Asteroid/Near Earth object mining

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  • #126
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The gases would be liquified. Not trivial to keep the depot cold enough, but possible.
 
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The gases would be liquified. Not trivial to keep the depot cold enough, but possible.
Parking the depot in a stable orbit that could keep it in the lunar shadow would be a good start.
 
  • #128
Parking the depot in a stable orbit that could keep it in the lunar shadow would be a good start.
Are there any such stable orbits? The only one I can think of would be an elliptic orbit, passing between the moon and Earth when the moon is nearer the sun and out beyond the moon on the other side, but I imagine that would have a slower period than the moons' orbit so wouldn't work anyway? I expect a large shield would achieve the same effect though.
 
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There is no such orbit. Relevance for LEO/GEO missions means the orbital period has to be a day or shorter and the satellite has to be close to Earth - the moon won't be between Earth and sun for most of its time, and even when it is, the satellite would pass through the shadow quickly.

JWST has passive cooling down to 50 K, better than what is needed for hydrogen/oxygen depots, and some active cooling would be possible as well (unlike the JWST, the depot is not that sensitive to vibrations and smaller changes in the thermal environment).
 
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I expect a large shield would achieve the same effect though.
Good point.
 
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There is no such orbit. Relevance for LEO/GEO missions means the orbital period has to be a day or shorter and the satellite has to be close to Earth - the moon won't be between Earth and sun for most of its time, and even when it is, the satellite would pass through the shadow quickly.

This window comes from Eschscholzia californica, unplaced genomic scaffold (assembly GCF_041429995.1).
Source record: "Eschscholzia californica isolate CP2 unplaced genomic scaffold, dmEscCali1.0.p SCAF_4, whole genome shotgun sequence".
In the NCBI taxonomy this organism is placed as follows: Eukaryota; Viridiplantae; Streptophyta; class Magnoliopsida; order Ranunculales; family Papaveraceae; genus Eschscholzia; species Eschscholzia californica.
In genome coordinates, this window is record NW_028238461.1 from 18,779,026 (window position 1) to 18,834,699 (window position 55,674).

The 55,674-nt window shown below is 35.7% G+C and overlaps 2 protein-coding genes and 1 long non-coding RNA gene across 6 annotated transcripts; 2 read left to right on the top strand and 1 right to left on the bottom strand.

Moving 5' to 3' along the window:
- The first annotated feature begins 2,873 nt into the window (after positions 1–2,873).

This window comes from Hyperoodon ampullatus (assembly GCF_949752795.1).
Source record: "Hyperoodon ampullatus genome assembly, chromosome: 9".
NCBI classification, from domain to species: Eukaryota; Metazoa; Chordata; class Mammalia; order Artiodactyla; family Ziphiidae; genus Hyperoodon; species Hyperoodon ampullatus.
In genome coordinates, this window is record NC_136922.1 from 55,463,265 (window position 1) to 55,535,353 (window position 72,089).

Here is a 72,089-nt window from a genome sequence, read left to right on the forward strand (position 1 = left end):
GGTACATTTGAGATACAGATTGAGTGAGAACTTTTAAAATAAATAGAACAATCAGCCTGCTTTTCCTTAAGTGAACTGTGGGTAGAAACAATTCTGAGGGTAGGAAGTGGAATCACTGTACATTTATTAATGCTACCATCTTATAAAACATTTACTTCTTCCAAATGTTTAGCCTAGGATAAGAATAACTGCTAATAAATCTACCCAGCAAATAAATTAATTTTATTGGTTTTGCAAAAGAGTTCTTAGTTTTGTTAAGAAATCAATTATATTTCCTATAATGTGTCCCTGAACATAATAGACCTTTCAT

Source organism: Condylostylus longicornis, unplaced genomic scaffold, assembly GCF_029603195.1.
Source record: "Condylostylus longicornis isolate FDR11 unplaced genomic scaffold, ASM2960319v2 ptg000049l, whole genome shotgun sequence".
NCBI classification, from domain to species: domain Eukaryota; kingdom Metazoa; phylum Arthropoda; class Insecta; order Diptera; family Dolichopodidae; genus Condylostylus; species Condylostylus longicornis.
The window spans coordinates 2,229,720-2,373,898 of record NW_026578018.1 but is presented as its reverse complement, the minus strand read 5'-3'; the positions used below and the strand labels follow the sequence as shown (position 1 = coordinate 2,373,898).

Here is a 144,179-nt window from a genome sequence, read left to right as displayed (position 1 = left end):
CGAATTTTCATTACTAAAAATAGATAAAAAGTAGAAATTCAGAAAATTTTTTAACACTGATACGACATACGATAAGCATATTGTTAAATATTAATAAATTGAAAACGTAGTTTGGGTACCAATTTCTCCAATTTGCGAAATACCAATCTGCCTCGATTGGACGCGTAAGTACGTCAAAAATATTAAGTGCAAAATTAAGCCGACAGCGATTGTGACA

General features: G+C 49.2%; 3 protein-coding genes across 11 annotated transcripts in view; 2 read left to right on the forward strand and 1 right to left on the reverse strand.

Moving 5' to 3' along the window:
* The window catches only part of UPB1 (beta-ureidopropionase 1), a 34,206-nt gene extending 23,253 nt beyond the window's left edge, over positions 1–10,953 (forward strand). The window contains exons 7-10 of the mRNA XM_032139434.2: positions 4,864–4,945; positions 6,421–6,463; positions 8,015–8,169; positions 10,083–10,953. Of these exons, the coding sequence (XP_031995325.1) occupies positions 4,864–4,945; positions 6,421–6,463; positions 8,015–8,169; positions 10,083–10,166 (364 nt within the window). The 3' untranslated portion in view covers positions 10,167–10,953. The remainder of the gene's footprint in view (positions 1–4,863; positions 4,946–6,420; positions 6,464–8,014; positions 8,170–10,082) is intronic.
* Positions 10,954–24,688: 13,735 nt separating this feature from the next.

JWST has passive cooling down to 50 K, better than what is needed for hydrogen/oxygen depots, and some active cooling would be possible as well (unlike the JWST, the depot is not that sensitive to vibrations and smaller changes in the thermal environment).
Some info here. http://webbtelescope.org/article/Technology_at_the_Extremes/8
 
  • #134
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101955 Bennu is a near Earth asteroid, and quite a prominent one: it has a 0.04% probability to hit Earth in the 22nd century, and 10% chance to hit it within the next millions of years.

As comparison: an impact of an asteroid as large as Bennu happens on average every ~100,000 years, which corresponds to a 0.1% chance of such an impact per century.

It was chosen as target for the mission because it is easy to access and because a better understanding of it helps to predict its future orbit and also future orbits of similar objects.
 
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The Osiris mission is intended to return small samples to Earth, so it is mining in a sense, although on a tiny scale.
If successful those samples could be very valuable in terms of the scientific reward, we will know lot more about the very early solar system.
However the material is unlikely to contain substances which would have much value if discovered on Earth.
Most asteroids are either Nickel-Iron or are a mixture of metal oxides (rock), Carbon is also commonly present.
 
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  • #137
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Please do not copy large amounts of text like this, that can give copyright issues. I removed the quotes, they are accessible at the linked website.